Date Published: April 10, 1925

The Great Gatsby: Summary

Fall into the Roaring Twenties with 'The Great Gatsby' by F. Scott Fitzgerald, a tale of decadence and despair set amidst the glamour and recklessness of New York and Long Island's North Shore.

Our story orbits around the enigmatic Jay Gatsby, a self-made millionaire with a proclivity for flamboyant parties and an unquenchable thirst for a lost love. Wrapped in a mysterious aura, Gatsby exudes an intense magnetism that permeates throughout the narrative, drawing other characters into his universe of dreams and disillusionment.

The story is narrated by Nick Carraway, a Midwesterner drawn to the East to learn about bonds, but he finds himself entangled in a web of romantic intrigue, extravagant wealth, and moral bankruptcy instead. Floating amidst opulence, unrequited love, and deceit, the tale echoes the hollow beat of a time that revelled in the superficial, questioned the American Dream, and danced with reckless abandon on the precipice of financial ruin.

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The Great Gatsby

Author: F. Scott Fitzgerald

Date Published: April 10, 1925

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The Great Gatsby: Genres

Modernist Literature
Social Commentary

The Great Gatsby: Main Characters

Jay Gatsby: The eponymous hero, a millionaire known for his lavish parties. An embodiment of the American Dream, Gatsby values determination and relentless pursuit of desires. His dream of rekindling his romance with Daisy embodies this value.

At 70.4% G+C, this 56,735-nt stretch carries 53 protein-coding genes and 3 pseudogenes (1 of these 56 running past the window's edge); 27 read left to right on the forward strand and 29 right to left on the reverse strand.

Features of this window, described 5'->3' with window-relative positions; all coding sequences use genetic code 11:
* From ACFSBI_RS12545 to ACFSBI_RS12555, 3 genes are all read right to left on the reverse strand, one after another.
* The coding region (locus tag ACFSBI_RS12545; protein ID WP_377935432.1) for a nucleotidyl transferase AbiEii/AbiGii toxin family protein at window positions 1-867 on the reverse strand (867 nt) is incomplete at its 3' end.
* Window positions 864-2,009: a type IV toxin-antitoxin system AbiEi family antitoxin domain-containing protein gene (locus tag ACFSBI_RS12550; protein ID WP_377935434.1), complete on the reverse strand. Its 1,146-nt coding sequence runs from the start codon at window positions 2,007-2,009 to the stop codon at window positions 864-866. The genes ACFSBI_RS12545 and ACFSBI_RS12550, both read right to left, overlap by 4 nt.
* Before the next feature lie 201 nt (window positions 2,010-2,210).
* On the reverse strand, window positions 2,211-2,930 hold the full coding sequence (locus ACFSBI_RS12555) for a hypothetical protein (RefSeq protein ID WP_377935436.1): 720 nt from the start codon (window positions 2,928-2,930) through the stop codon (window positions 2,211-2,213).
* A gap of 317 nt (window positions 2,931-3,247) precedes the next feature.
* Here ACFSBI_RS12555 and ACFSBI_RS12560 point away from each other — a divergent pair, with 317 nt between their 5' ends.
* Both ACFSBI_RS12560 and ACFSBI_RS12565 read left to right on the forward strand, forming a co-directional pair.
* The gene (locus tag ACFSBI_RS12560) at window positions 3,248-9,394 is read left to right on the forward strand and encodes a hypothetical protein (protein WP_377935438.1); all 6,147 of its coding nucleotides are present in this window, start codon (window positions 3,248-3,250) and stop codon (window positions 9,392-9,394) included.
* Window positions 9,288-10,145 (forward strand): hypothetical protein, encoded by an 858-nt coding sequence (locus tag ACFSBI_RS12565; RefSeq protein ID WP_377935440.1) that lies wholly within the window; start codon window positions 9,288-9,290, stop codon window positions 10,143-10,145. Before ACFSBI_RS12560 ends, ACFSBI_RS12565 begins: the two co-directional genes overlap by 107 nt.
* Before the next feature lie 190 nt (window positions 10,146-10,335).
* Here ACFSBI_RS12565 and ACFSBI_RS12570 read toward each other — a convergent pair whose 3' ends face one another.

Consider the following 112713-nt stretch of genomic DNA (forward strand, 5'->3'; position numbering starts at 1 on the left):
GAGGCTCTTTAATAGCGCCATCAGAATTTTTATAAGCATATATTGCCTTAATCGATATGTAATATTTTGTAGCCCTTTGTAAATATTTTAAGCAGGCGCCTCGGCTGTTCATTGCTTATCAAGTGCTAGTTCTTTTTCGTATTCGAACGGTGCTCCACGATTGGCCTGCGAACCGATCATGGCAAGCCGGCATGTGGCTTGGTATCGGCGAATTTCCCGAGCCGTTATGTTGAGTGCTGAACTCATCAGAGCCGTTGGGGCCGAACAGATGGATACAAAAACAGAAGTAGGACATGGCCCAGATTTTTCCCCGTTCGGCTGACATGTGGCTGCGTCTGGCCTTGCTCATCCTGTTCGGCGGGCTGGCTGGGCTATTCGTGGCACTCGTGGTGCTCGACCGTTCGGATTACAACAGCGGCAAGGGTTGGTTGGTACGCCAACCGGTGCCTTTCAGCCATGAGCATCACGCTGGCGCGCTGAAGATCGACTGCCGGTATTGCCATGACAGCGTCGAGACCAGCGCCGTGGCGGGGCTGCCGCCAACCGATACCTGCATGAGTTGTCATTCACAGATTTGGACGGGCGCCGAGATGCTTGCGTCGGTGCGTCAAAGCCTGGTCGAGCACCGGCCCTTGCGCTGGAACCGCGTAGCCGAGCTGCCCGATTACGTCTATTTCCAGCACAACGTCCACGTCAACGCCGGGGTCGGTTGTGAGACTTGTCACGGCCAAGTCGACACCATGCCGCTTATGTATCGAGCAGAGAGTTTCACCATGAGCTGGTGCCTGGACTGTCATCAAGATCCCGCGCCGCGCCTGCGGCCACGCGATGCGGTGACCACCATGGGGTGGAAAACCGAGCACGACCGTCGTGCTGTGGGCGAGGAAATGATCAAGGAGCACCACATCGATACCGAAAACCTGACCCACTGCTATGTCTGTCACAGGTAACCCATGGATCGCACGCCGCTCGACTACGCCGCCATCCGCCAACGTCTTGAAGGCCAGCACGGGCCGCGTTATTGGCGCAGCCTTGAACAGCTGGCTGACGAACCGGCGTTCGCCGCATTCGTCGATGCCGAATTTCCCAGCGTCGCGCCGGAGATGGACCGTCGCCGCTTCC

Nick Carraway: The novel’s narrator, Nick is an honest, reflective, and open-minded man from the Midwest. He values honesty and moral integrity, as seen when he confronts Daisy about her culpability in Myrtle’s death.

Daisy Buchanan: Beautiful and alluring, Daisy is Gatsby’s love interest. She is a symbol of wealth and status but values little beyond material comfort and social position. Her reckless driving that kills Myrtle exemplifies this.

Tom Buchanan: Daisy’s wealthy, brutish husband, Tom values power and dominance. This is displayed through his affair with Myrtle and his disregard for her death.

The Great Gatsby: Themes

The American Dream: Through Gatsby’s rise and fall, the novel critiques the American Dream as an illusory pursuit of wealth and status without moral grounding.

Love and Obsession: Gatsby’s desire for Daisy reveals a destructive obsession masked as love, leading to his downfall.

Social Class and Disillusionment: The difference between the wealthy and the working class and the moral decay of the elite is laid bare, culminating in Nick’s disillusionment with the East.

Appearance vs Reality: The veneer of happiness and glamour in Gatsby’s life hides his loneliness and dissatisfaction, revealing a stark contrast between outward appearances and inward realities.

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